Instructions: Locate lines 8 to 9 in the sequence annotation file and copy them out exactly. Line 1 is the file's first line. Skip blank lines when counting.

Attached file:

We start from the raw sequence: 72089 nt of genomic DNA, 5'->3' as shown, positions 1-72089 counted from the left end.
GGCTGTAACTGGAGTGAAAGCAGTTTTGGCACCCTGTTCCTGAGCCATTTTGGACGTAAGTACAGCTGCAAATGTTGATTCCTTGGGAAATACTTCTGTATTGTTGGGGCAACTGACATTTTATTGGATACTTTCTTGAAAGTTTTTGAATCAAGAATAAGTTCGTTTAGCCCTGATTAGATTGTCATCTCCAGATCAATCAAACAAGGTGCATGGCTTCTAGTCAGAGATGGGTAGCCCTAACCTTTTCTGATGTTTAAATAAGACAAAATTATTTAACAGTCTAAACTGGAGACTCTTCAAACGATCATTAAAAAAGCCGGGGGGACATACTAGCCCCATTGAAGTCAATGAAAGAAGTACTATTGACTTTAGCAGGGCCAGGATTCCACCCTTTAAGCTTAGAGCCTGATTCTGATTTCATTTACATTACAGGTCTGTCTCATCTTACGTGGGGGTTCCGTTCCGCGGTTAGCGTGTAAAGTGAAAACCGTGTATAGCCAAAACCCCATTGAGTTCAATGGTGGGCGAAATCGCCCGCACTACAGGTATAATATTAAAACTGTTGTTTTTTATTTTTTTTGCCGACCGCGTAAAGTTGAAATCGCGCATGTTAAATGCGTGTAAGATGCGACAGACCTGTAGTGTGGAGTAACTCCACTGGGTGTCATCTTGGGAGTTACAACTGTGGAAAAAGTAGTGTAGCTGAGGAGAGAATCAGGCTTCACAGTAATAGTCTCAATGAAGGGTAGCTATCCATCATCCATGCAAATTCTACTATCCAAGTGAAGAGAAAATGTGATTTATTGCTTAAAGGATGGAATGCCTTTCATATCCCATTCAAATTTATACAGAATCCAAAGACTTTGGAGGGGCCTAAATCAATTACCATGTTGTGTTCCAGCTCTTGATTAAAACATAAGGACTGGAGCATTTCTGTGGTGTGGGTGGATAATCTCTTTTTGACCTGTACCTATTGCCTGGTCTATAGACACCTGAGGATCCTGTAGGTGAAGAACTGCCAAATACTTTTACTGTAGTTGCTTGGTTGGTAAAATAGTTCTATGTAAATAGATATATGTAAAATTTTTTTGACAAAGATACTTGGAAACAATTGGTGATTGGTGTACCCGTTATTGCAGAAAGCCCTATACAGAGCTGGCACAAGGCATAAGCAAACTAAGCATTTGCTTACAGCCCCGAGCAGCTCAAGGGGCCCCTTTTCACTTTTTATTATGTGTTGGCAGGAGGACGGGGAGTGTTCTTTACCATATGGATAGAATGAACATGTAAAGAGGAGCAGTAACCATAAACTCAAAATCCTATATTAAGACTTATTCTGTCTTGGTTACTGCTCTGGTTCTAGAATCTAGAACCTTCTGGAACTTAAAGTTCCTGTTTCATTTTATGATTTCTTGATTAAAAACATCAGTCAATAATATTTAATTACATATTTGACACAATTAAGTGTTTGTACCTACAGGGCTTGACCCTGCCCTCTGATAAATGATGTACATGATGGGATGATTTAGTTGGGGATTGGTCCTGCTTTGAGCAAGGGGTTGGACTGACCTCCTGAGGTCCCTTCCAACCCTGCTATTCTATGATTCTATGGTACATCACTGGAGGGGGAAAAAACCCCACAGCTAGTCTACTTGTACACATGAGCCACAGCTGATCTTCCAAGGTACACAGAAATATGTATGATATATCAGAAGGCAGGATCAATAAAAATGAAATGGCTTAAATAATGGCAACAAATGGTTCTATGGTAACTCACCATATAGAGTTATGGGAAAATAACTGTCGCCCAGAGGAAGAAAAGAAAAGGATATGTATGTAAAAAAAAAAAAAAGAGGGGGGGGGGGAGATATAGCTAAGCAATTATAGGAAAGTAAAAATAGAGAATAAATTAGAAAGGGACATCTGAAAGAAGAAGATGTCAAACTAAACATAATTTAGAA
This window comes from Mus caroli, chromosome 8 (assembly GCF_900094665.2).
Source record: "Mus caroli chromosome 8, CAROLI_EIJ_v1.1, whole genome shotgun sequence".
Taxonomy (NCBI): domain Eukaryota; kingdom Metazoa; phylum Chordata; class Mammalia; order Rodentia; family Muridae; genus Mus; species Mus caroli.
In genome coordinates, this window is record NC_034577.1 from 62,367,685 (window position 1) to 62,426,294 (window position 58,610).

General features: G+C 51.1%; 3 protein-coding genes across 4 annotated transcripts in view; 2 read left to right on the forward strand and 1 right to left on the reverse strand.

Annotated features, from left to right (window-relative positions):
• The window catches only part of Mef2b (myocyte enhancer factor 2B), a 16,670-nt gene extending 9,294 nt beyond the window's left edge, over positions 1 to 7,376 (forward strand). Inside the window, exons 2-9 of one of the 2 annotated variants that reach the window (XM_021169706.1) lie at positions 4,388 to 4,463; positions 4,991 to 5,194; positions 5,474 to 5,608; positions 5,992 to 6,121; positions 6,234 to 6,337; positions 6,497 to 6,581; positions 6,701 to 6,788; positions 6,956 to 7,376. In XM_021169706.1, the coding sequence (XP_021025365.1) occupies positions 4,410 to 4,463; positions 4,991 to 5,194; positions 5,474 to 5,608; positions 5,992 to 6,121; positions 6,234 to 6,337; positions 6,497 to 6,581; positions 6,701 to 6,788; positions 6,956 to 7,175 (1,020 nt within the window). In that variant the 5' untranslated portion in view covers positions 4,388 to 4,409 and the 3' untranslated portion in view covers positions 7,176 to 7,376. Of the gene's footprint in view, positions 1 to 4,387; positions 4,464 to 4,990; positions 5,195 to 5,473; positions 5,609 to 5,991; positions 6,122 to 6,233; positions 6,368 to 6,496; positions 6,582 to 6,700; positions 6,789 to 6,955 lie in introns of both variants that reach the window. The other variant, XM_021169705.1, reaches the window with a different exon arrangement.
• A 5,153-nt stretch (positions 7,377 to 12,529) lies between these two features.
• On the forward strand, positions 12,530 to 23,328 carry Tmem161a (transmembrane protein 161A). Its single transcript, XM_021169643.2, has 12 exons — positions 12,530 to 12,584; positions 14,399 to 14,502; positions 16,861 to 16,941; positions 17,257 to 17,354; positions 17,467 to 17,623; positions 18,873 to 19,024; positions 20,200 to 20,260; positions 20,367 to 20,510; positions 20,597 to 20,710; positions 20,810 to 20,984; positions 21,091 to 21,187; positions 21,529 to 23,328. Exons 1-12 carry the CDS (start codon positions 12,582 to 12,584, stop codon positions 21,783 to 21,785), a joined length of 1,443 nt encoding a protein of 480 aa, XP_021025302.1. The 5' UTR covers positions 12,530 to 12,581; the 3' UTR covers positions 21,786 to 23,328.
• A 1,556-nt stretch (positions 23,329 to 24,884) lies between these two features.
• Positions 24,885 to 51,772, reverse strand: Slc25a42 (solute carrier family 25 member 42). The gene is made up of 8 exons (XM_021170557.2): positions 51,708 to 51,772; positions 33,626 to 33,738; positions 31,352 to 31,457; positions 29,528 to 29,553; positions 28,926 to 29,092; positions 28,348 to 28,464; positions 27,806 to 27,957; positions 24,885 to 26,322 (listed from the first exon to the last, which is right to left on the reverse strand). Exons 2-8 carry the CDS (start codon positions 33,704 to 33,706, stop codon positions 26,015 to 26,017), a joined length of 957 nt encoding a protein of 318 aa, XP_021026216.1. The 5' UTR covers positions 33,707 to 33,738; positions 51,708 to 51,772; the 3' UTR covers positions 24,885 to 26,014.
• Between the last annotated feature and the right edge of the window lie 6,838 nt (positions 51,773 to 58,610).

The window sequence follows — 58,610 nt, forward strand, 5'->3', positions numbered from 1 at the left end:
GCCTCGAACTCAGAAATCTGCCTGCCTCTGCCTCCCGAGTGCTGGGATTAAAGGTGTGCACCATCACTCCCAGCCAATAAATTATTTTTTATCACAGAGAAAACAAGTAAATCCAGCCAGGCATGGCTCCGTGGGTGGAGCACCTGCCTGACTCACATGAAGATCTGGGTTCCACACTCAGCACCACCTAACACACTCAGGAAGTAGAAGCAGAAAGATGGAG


Annotated features, from left to right (window-relative positions):
• The window catches only part of Mef2b (myocyte enhancer factor 2B), a 16,670-nt gene extending 9,294 nt beyond the window's left edge, over positions 1 to 7,376 (forward strand). Inside the window, exons 2-9 of one of the 2 annotated variants that reach the window (XM_021169706.1) lie at positions 4,388 to 4,463; positions 4,991 to 5,194; positions 5,474 to 5,608; positions 5,992 to 6,121; positions 6,234 to 6,337; positions 6,497 to 6,581; positions 6,701 to 6,788; positions 6,956 to 7,376. In XM_021169706.1, the coding sequence (XP_021025365.1) occupies positions 4,410 to 4,463; positions 4,991 to 5,194; positions 5,474 to 5,608; positions 5,992 to 6,121; positions 6,234 to 6,337; positions 6,497 to 6,581; positions 6,701 to 6,788; positions 6,956 to 7,175 (1,020 nt within the window). In that variant the 5' untranslated portion in view covers positions 4,388 to 4,409 and the 3' untranslated portion in view covers positions 7,176 to 7,376. Of the gene's footprint in view, positions 1 to 4,387; positions 4,464 to 4,990; positions 5,195 to 5,473; positions 5,609 to 5,991; positions 6,122 to 6,233; positions 6,368 to 6,496; positions 6,582 to 6,700; positions 6,789 to 6,955 lie in introns of both variants that reach the window. The other variant, XM_021169705.1, reaches the window with a different exon arrangement.